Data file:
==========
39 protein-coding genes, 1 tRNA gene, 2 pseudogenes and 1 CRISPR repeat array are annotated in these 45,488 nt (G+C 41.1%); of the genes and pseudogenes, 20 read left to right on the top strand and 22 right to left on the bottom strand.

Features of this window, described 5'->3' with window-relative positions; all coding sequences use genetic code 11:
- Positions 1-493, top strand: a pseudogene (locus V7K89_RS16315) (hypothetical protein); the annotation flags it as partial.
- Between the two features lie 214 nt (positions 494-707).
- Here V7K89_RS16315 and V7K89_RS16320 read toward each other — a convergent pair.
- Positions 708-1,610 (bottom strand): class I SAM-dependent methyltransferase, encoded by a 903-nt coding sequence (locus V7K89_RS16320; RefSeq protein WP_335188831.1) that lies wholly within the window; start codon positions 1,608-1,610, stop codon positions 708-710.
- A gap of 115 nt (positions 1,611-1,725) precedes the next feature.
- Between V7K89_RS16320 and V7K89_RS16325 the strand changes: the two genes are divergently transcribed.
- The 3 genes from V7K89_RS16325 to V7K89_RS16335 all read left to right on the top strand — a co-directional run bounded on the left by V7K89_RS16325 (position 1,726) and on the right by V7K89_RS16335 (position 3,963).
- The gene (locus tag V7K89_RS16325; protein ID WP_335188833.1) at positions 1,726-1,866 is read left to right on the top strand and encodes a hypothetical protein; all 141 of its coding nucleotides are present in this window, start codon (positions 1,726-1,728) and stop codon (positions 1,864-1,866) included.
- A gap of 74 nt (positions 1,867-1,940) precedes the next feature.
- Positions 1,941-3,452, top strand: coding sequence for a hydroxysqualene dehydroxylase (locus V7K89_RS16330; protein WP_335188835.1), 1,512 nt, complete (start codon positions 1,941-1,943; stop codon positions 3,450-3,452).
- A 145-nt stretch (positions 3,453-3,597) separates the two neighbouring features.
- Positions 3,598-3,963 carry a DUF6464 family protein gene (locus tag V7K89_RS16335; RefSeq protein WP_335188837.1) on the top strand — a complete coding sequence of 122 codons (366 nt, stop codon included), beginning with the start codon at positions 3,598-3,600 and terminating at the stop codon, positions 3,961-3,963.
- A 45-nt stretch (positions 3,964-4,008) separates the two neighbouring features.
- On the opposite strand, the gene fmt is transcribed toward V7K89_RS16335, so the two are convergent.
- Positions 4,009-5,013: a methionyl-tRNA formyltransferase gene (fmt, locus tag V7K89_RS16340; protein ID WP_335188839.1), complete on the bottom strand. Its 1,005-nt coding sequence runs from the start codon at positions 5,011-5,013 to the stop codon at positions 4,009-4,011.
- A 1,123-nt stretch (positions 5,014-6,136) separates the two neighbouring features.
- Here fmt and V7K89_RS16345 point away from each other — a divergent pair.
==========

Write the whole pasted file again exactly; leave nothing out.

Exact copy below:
39 protein-coding genes, 1 tRNA gene, 2 pseudogenes and 1 CRISPR repeat array are annotated in these 45,488 nt (G+C 41.1%); of the genes and pseudogenes, 20 read left to right on the top strand and 22 right to left on the bottom strand.

Features of this window, described 5'->3' with window-relative positions; all coding sequences use genetic code 11:
- Positions 1-493, top strand: a pseudogene (locus V7K89_RS16315) (hypothetical protein); the annotation flags it as partial.
- Between the two features lie 214 nt (positions 494-707).
- Here V7K89_RS16315 and V7K89_RS16320 read toward each other — a convergent pair.
- Positions 708-1,610 (bottom strand): class I SAM-dependent methyltransferase, encoded by a 903-nt coding sequence (locus V7K89_RS16320; RefSeq protein WP_335188831.1) that lies wholly within the window; start codon positions 1,608-1,610, stop codon positions 708-710.
- A gap of 115 nt (positions 1,611-1,725) precedes the next feature.
- Between V7K89_RS16320 and V7K89_RS16325 the strand changes: the two genes are divergently transcribed.
- The 3 genes from V7K89_RS16325 to V7K89_RS16335 all read left to right on the top strand — a co-directional run bounded on the left by V7K89_RS16325 (position 1,726) and on the right by V7K89_RS16335 (position 3,963).
- The gene (locus tag V7K89_RS16325; protein ID WP_335188833.1) at positions 1,726-1,866 is read left to right on the top strand and encodes a hypothetical protein; all 141 of its coding nucleotides are present in this window, start codon (positions 1,726-1,728) and stop codon (positions 1,864-1,866) included.
- A gap of 74 nt (positions 1,867-1,940) precedes the next feature.
- Positions 1,941-3,452, top strand: coding sequence for a hydroxysqualene dehydroxylase (locus V7K89_RS16330; protein WP_335188835.1), 1,512 nt, complete (start codon positions 1,941-1,943; stop codon positions 3,450-3,452).
- A 145-nt stretch (positions 3,453-3,597) separates the two neighbouring features.
- Positions 3,598-3,963 carry a DUF6464 family protein gene (locus tag V7K89_RS16335; RefSeq protein WP_335188837.1) on the top strand — a complete coding sequence of 122 codons (366 nt, stop codon included), beginning with the start codon at positions 3,598-3,600 and terminating at the stop codon, positions 3,961-3,963.
- A 45-nt stretch (positions 3,964-4,008) separates the two neighbouring features.
- On the opposite strand, the gene fmt is transcribed toward V7K89_RS16335, so the two are convergent.
- Positions 4,009-5,013: a methionyl-tRNA formyltransferase gene (fmt, locus tag V7K89_RS16340; protein ID WP_335188839.1), complete on the bottom strand. Its 1,005-nt coding sequence runs from the start codon at positions 5,011-5,013 to the stop codon at positions 4,009-4,011.
- A 1,123-nt stretch (positions 5,014-6,136) separates the two neighbouring features.
- Here fmt and V7K89_RS16345 point away from each other — a divergent pair.